So, for a while, no one used the Halloween word, (I called it the H word), and they would call it a gimmick. It was just a gimmick. It was a hook. That got me into the stores, but a lot of the distributors and retailers were buying it, thinking that I was selling a pumpkin that would go and rot after Halloween. I'd have to say, “No, it's not like a pumpkin. It's more like a Turkey. You can eat Turkey year-round. You don't stop eating Turkey after Thanksgiving or Christmas, we can have a Turkey sandwich any day of the year, and it’s the same thing with Vampire Wine”.
So, getting through that mindset of the people and the gatekeepers and the distributors and retailers was very hard and frustrating. Obviously, there are people that liked it every day of the year. I just told them, “Look, vampire movies come out every day of the year”. And then the other thing I used to tell them is “you don't have to like vampires to like vampire wine”.
Calling the wine “Vampire” had good benefits in terms of making it easier to get it into the stores. But at the same time, it worked against me.
It stands out, but it can also kind of pigeonhole.
Yeah, it kind of depends. Though now that we can sell it online and, in a way, it's easier. So, I don't have to worry so much about what a distributor or a retailer may think. We've been in some stores, like the Publix supermarket chain had us in their stores for five years every day. I have about 45 to 50 distributors, so we sell it to the distributors.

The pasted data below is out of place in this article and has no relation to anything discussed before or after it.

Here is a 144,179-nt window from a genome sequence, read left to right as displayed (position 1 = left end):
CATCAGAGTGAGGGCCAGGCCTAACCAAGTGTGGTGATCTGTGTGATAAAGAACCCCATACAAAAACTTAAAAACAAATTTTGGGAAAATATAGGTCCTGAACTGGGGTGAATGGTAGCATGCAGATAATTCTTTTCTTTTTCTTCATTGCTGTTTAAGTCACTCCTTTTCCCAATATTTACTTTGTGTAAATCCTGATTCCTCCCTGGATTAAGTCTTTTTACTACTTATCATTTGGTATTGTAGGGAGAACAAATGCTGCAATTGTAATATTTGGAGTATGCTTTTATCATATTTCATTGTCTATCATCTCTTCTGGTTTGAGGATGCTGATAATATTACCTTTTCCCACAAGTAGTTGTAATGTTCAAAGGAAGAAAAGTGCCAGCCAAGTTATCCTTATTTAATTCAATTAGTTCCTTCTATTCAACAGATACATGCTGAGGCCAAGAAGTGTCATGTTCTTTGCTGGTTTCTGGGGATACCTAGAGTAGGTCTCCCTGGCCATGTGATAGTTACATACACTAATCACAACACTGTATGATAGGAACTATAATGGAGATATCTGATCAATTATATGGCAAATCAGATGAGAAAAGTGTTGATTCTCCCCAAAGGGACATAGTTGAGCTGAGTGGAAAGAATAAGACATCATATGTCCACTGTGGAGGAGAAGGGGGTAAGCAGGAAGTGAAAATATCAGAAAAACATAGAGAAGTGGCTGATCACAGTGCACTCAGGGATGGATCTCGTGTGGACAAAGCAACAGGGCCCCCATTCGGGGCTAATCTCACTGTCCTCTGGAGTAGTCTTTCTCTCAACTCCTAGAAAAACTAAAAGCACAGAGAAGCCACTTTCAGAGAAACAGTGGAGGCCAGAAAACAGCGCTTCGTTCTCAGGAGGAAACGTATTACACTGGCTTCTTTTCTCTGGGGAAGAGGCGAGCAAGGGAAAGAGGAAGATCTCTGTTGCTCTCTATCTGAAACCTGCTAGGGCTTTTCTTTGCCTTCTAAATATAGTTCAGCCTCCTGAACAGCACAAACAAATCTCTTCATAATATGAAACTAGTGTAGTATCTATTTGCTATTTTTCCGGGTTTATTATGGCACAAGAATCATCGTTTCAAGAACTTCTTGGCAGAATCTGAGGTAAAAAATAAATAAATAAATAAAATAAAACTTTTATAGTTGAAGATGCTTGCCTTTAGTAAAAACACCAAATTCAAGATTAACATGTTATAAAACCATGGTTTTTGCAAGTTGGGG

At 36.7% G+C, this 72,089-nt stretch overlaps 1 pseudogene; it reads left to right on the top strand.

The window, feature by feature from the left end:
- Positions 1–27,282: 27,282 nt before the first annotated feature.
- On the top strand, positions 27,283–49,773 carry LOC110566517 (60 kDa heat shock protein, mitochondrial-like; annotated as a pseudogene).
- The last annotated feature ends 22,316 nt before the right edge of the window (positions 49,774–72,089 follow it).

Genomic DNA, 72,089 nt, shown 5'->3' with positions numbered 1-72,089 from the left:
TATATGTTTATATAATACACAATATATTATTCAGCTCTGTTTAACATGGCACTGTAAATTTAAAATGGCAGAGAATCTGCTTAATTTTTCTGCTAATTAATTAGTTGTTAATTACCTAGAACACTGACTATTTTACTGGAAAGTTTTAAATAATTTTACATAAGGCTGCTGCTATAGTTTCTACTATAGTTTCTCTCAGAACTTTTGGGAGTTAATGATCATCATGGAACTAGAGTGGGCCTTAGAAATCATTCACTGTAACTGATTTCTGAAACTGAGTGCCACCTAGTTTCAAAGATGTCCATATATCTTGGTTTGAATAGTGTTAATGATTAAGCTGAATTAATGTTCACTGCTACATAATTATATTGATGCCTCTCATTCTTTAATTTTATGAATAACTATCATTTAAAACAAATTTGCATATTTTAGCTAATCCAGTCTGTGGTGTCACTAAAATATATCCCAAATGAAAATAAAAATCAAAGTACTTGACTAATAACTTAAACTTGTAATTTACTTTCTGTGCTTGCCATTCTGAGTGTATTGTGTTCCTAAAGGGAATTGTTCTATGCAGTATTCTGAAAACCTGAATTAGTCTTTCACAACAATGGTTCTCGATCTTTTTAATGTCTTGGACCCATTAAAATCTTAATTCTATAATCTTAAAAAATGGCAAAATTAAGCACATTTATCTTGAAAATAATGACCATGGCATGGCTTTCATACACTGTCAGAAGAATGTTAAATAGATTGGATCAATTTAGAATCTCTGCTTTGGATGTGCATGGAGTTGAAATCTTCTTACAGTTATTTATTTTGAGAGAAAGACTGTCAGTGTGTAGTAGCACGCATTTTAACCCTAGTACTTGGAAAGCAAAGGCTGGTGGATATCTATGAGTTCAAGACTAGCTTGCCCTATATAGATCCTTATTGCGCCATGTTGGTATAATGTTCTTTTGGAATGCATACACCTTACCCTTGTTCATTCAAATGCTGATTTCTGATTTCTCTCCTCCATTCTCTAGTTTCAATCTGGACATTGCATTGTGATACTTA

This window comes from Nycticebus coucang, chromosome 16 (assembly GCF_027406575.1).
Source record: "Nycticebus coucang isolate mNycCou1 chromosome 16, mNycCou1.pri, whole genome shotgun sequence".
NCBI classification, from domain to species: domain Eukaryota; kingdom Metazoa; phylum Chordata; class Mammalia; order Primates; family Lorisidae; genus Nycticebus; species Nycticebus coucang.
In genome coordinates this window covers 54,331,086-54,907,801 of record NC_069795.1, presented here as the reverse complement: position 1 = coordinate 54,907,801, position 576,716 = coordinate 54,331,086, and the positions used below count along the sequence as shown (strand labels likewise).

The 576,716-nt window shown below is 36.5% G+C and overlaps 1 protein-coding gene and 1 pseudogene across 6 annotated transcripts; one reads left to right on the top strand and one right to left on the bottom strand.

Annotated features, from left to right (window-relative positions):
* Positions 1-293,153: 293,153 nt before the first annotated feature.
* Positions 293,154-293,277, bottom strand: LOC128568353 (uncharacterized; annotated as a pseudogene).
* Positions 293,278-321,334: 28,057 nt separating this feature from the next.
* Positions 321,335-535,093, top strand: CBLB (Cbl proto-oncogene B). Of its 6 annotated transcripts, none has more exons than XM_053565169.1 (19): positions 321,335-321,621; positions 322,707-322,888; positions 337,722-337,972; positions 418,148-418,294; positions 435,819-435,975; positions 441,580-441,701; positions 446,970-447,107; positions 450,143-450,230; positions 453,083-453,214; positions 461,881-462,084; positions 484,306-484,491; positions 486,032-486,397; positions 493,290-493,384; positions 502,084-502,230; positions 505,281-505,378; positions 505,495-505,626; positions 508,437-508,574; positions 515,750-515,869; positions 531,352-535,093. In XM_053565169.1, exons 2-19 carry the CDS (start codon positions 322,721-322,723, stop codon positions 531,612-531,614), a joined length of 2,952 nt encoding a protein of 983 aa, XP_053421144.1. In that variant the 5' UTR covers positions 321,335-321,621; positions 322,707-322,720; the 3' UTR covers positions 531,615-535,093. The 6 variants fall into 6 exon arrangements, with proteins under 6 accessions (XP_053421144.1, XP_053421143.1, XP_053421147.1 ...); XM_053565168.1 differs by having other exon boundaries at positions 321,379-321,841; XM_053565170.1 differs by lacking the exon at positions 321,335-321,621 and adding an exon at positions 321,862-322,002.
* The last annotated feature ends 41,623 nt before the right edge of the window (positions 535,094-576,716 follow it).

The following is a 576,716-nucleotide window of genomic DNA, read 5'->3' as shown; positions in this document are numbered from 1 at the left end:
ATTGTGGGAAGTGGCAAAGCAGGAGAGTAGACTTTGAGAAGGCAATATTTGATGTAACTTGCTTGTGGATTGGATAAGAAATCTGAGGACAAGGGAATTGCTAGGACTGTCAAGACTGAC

So, they handle where it goes?
Yeah. I sell it to the distributors. I can sell it to the distributor in New York, and then that New York distributor, for example, can sell it to 1000 stores in the area. I don't know where it's selling it.
I've seen it in Sam's Club in Los Angeles. I know. I've seen it in stores across the country. I don't know precisely which ones, but I know I've seen it.
We're in some chains. I tend to know more about the chains because usually when it gets into one of the chains, somebody has asked me for, like, a special deal, and gets my attention.
You're a lawyer by trade, though, right?
Yeah. I'm a lawyer, too. That's probably made it easier for me. It's definitely made it easier for me to get the business going because I didn't have to rely on sales from Vampire wine to make a living. It was kind of like a sideline.
Also, you can protect yourself in contracts. It's one of the big growing things I've heard from a lot of businesses. That when they start working with bigger companies or doing distribution deals, they can get screwed over when they're small because they don't know any better. So that also probably helps.